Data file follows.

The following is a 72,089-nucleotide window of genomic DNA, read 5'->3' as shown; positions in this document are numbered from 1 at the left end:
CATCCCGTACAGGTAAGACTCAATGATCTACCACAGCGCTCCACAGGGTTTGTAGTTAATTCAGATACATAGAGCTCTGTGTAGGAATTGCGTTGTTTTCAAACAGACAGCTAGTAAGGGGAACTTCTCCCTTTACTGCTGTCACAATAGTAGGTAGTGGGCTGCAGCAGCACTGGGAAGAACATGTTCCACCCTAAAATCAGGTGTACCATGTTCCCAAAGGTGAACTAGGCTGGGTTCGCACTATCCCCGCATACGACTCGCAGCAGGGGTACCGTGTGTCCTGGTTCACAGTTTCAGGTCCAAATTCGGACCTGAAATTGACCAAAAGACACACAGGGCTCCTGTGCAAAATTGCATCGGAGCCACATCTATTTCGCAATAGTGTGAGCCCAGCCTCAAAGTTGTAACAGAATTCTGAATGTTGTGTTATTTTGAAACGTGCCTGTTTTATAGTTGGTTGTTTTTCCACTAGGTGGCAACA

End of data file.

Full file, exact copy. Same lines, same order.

The following is a 72,089-nucleotide window of genomic DNA, read 5'->3' as shown; positions in this document are numbered from 1 at the left end:
CATCCCGTACAGGTAAGACTCAATGATCTACCACAGCGCTCCACAGGGTTTGTAGTTAATTCAGATACATAGAGCTCTGTGTAGGAATTGCGTTGTTTTCAAACAGACAGCTAGTAAGGGGAACTTCTCCCTTTACTGCTGTCACAATAGTAGGTAGTGGGCTGCAGCAGCACTGGGAAGAACATGTTCCACCCTAAAATCAGGTGTACCATGTTCCCAAAGGTGAACTAGGCTGGGTTCGCACTATCCCCGCATACGACTCGCAGCAGGGGTACCGTGTGTCCTGGTTCACAGTTTCAGGTCCAAATTCGGACCTGAAATTGACCAAAAGACACACAGGGCTCCTGTGCAAAATTGCATCGGAGCCACATCTATTTCGCAATAGTGTGAGCCCAGCCTCAAAGTTGTAACAGAATTCTGAATGTTGTGTTATTTTGAAACGTGCCTGTTTTATAGTTGGTTGTTTTTCCACTAGGTGGCAACA